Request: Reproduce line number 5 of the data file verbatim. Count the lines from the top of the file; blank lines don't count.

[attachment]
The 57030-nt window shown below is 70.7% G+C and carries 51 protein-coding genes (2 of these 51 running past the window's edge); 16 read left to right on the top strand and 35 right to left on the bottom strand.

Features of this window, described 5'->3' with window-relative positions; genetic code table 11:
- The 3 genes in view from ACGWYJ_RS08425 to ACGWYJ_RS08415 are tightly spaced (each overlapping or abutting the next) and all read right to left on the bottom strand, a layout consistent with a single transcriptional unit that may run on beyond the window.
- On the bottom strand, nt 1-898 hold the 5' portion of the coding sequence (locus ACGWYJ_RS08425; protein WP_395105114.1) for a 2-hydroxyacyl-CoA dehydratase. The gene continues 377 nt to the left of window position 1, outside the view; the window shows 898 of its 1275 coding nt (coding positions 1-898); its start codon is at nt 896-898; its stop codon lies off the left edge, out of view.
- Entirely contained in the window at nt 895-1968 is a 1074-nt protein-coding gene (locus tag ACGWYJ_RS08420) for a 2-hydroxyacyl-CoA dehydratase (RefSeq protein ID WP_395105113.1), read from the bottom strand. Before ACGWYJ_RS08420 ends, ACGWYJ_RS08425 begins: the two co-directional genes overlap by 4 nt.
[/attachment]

- Entirely contained in the window at nt 895-1968 is a 1074-nt protein-coding gene (locus tag ACGWYJ_RS08420) for a 2-hydroxyacyl-CoA dehydratase (RefSeq protein ID WP_395105113.1), read from the bottom strand. Before ACGWYJ_RS08420 ends, ACGWYJ_RS08425 begins: the two co-directional genes overlap by 4 nt.